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November 25, 2022 12:08 am | Updated 02:04 am IST

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The draft Indian Telecommunication Bill, 2022 | Photo Credit: KAMAL NARANG

The inclusion of Over The Top or OTT (Communication Services) within the ambit of the draft Indian Telecommunication Bill, 2022 that was unveiled recently for public comments, is a feature that has drawn much attention and comment. What does this mean? And why is it a big deal? Is it a concern only for telcos and technology companies? Or are there larger implications that concern the average citizen? Besides, how will this affect the digital ecosystem in India?

The main argument behind its inclusion is the principle of “same service, same rules”. Superficially, it seems logical that communication services, whether provided by telcos or OTTs, should be treated similarly. However, this is completely erroneous. Same service means that as a user, I should be able to substitute one for the other at my own volition. But no OTT provider including those providing communication services such as WhatsApp, Zoom, email, etc. can reach a customer without the intermediation and services of a telecom service provider. But the converse is not true. The absence of OTT is no impediment for a telco to provide its services. OTT communication services are applications or value-added communication services that ride on the basic communication services that telcos provide. The latter is in the domain of carriage and the former is in the domain of applications such as group and video communication, encryption, etc.

So why are telcos rooting for inclusion of OTT communication services within the new Telecom Bill? Quite simply, it is the desire to preserve the arbitrage that exists between voice and data tariffs. In OTT services, the telco gets lower data and not a higher voice/SMS tariff. That arbitrage is anyway doomed and will be extinguished sooner rather than later. Biting the bullet now makes more sense than bringing in a convoluted interpretation in the law.

Conversely, there are compelling arguments as to why OTT communication services should be kept out of the ambit of Telecom law which regulates terrestrial carriage. OTT communication services are already covered under the existing IT Act and, presumably, will continue to be so under the proposed Digital India Act. Whether it is encryption, data storage, interception or cooperation with law enforcement, OTTs can be and are regulated — but not licensed or pre-authorised.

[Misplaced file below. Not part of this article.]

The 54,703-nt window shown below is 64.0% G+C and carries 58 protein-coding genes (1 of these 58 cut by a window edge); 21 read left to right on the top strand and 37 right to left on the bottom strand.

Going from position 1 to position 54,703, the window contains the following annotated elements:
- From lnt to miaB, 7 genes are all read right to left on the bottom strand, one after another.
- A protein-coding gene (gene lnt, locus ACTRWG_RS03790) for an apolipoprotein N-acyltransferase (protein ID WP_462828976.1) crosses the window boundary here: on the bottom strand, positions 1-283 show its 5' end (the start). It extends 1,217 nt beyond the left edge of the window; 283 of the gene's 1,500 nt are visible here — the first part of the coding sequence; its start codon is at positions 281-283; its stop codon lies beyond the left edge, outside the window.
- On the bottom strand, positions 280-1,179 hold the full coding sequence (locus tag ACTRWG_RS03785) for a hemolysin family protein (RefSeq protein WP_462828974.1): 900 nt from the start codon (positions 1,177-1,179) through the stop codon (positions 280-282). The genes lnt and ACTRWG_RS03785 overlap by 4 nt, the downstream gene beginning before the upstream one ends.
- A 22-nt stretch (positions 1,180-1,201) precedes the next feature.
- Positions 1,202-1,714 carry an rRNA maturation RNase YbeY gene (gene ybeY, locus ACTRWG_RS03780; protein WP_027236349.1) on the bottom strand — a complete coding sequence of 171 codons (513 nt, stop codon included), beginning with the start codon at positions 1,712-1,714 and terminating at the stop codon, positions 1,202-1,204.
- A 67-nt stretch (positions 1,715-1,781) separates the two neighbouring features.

So why should there be such a hue and cry if OTT communication services are moved from the purview of the IT Act to the Telecom Law? Simply put, the proposed Telecom Bill and the current Telegraph Act are based on the principle that provision of telecommunication services is the sole privilege of the government except to the extent that private entities are permitted — read licensed or authorised. On the other hand, the IT Act, which regulates technology usage, is based on the exact opposite premise: everything is permitted except that which is specifically and explicitly barred and subject to any mandatory requirements that must be met. A similar principle operates in respect of content, which the Information and Broadcasting Ministry, Prasar Bharti and the Censor Board, regulate. It is precisely this wide latitude that is afforded in technology/applications and content that enables and encourages creativity, innovation, new products and venture capital funding.

More worrisome is that the inflow of venture capital funding to OTTs would be severely discouraged. It is well nigh impossible to distinguish an OTT communication service from any other OTT platform because every OTT platform such as Flipkart, Ola, MakeMyTrip does incorporate an element of messaging. How does one make a distinction between an OTT communication service provider and any other OTT platform or service that includes communication services? This is an impossible task. Only lawyers would celebrate the legal quagmire that would ensue from any such attempt.

What if only the communications component of OTTs were to be regulated? That would be equally problematic since requiring a license or authorisation for an element that is an inherent part of a platform’s activity would be tantamount to control of the entire activity. Licensing innovation is a contradiction in terms.

Yet another factor is that the Telecom Bill will impact only India-based OTT players. Those operating from overseas would not be impacted. This would seriously handicap Indian service providers vis a vis their foreign competitors. Do we want this? It is not accidental that the exclusive privilege of government is confined to carriage which is confined to geographical boundaries.

The bottomline is that including OTT communication service providers within the ambit of the Telecom Bill is a deeply flawed idea that could seriously compromise the energy, innovation and funding that characterises India’s startup ecosystem today. Hardly any other country has equated OTT communication services with foundational telecommunication services. Instead, the Government would be well-advised to include whatever controls are deemed necessary in the soon-to-be unveiled Digital India Act.

Rentala Chandrashekhar is the Chairman of the Centre for The Digital Future, a former IT and Telecom Secretary and a former President of the National Association of Software and Service Companies (NASSCOM)

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